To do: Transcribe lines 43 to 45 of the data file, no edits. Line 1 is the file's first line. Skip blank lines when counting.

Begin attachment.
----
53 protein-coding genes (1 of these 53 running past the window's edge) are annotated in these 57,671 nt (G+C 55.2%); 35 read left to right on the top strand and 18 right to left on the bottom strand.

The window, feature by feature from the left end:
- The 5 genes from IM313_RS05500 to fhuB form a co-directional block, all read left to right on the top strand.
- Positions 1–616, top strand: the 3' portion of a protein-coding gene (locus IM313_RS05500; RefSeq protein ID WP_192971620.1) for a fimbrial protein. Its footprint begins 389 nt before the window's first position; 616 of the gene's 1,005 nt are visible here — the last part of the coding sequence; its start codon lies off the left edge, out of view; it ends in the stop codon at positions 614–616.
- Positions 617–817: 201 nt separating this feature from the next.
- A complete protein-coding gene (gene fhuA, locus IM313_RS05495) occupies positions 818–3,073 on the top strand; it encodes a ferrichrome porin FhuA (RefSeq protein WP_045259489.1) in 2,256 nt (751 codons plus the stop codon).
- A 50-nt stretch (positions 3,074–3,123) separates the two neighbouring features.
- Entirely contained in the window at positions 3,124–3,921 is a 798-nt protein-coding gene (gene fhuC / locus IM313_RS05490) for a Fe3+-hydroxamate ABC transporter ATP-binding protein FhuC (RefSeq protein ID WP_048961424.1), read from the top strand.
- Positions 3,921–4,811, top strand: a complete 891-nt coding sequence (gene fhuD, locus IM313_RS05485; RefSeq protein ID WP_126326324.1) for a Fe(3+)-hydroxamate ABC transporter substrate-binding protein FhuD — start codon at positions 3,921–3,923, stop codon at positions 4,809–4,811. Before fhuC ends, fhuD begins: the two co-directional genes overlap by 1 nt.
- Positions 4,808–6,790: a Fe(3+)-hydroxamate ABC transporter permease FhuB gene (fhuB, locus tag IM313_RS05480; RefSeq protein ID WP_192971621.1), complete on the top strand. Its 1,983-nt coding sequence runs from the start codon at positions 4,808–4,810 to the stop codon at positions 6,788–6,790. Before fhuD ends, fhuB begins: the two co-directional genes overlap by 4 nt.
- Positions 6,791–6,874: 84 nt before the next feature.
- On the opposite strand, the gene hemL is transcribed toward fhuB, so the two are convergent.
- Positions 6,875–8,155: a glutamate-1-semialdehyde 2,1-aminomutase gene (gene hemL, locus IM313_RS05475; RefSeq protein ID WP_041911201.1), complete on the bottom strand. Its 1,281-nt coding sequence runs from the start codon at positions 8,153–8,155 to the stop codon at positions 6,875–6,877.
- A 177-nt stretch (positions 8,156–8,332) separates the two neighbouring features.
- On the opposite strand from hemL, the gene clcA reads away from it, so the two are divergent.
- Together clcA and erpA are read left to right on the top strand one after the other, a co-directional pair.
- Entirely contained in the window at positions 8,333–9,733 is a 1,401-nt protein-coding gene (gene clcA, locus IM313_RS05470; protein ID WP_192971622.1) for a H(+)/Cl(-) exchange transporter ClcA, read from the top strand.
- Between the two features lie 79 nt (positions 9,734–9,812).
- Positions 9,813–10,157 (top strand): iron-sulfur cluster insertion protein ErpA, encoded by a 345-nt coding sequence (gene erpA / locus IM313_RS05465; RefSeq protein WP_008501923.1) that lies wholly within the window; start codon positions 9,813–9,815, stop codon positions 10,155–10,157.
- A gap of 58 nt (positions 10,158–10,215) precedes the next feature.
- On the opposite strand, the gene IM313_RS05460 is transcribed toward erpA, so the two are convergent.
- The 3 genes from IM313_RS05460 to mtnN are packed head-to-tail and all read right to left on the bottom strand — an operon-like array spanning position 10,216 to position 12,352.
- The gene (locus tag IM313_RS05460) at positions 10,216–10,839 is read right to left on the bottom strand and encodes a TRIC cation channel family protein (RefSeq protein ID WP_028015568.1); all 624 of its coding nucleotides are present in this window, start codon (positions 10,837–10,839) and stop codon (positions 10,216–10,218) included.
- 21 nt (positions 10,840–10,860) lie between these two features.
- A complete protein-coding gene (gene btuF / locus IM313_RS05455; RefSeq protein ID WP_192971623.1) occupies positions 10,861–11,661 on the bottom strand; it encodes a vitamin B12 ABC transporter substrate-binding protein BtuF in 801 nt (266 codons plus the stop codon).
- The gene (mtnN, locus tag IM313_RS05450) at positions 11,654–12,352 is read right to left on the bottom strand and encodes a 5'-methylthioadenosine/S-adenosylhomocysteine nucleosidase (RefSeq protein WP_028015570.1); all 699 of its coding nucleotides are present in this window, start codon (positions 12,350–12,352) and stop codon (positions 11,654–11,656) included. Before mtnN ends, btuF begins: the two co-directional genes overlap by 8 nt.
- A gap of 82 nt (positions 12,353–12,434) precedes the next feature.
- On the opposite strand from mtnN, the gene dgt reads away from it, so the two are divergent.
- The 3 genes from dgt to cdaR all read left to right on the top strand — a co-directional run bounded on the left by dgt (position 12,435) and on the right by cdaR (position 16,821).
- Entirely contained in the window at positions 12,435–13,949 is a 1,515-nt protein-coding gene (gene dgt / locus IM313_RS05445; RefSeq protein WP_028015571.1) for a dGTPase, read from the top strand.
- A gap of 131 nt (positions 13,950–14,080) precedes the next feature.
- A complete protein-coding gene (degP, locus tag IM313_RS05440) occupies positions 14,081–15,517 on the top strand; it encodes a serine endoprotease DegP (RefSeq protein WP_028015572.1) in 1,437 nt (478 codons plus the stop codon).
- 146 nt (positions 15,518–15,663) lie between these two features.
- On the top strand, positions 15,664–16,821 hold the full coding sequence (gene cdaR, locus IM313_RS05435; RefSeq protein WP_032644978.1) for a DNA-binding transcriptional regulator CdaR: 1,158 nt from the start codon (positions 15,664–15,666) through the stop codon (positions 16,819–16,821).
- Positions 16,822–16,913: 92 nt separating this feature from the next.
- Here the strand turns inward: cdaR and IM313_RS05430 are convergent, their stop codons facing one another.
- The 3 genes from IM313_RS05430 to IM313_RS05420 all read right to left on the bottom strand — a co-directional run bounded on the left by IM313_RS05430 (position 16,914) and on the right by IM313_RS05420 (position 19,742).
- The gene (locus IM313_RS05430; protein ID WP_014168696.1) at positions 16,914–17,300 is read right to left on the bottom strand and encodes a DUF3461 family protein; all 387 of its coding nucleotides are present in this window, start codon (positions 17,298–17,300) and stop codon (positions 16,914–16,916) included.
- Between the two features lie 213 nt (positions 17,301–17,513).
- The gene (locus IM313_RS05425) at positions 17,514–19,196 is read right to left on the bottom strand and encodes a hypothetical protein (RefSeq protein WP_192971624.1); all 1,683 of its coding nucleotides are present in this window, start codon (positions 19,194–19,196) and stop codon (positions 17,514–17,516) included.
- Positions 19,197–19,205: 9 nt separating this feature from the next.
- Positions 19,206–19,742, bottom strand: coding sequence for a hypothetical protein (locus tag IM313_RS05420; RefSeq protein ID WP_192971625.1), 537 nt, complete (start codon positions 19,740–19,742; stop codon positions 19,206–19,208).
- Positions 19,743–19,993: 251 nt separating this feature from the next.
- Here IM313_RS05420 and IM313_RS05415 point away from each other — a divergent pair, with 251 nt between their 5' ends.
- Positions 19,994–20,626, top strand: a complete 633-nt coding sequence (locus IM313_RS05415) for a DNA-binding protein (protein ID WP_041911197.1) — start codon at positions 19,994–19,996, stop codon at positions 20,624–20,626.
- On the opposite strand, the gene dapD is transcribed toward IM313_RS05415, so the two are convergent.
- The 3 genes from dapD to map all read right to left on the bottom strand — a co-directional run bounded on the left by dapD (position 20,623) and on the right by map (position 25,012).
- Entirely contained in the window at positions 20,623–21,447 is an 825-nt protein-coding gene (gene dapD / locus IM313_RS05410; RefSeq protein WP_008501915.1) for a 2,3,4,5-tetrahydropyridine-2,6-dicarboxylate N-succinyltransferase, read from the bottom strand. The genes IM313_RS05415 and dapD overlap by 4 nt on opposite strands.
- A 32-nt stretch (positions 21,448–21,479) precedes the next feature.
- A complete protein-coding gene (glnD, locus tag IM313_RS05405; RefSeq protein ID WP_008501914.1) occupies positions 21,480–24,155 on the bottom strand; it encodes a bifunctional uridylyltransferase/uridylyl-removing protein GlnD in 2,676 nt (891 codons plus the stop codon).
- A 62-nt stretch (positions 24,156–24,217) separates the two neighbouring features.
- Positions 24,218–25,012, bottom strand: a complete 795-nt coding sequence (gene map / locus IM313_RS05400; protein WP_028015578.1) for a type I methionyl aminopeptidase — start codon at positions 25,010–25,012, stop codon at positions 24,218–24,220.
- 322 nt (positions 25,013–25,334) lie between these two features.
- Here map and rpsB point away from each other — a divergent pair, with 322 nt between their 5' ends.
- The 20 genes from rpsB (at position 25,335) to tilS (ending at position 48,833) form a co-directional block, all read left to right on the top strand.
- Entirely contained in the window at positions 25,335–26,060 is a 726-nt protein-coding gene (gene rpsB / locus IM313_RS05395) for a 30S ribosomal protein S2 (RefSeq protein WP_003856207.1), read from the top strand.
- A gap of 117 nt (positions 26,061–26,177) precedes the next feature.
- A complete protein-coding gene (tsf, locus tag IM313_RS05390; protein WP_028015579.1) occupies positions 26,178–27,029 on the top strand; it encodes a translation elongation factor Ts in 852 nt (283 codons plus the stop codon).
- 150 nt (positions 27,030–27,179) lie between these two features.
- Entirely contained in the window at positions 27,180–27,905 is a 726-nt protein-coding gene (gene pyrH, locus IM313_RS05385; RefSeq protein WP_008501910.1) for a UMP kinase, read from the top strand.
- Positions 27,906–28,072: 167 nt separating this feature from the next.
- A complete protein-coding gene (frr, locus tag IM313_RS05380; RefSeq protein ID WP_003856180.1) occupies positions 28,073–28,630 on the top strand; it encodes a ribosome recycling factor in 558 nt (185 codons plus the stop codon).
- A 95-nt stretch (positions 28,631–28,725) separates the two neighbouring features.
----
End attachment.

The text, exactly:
- Positions 19,743–19,993: 251 nt separating this feature from the next.
- Here IM313_RS05420 and IM313_RS05415 point away from each other — a divergent pair, with 251 nt between their 5' ends.
- Positions 19,994–20,626, top strand: a complete 633-nt coding sequence (locus IM313_RS05415) for a DNA-binding protein (protein ID WP_041911197.1) — start codon at positions 19,994–19,996, stop codon at positions 20,624–20,626.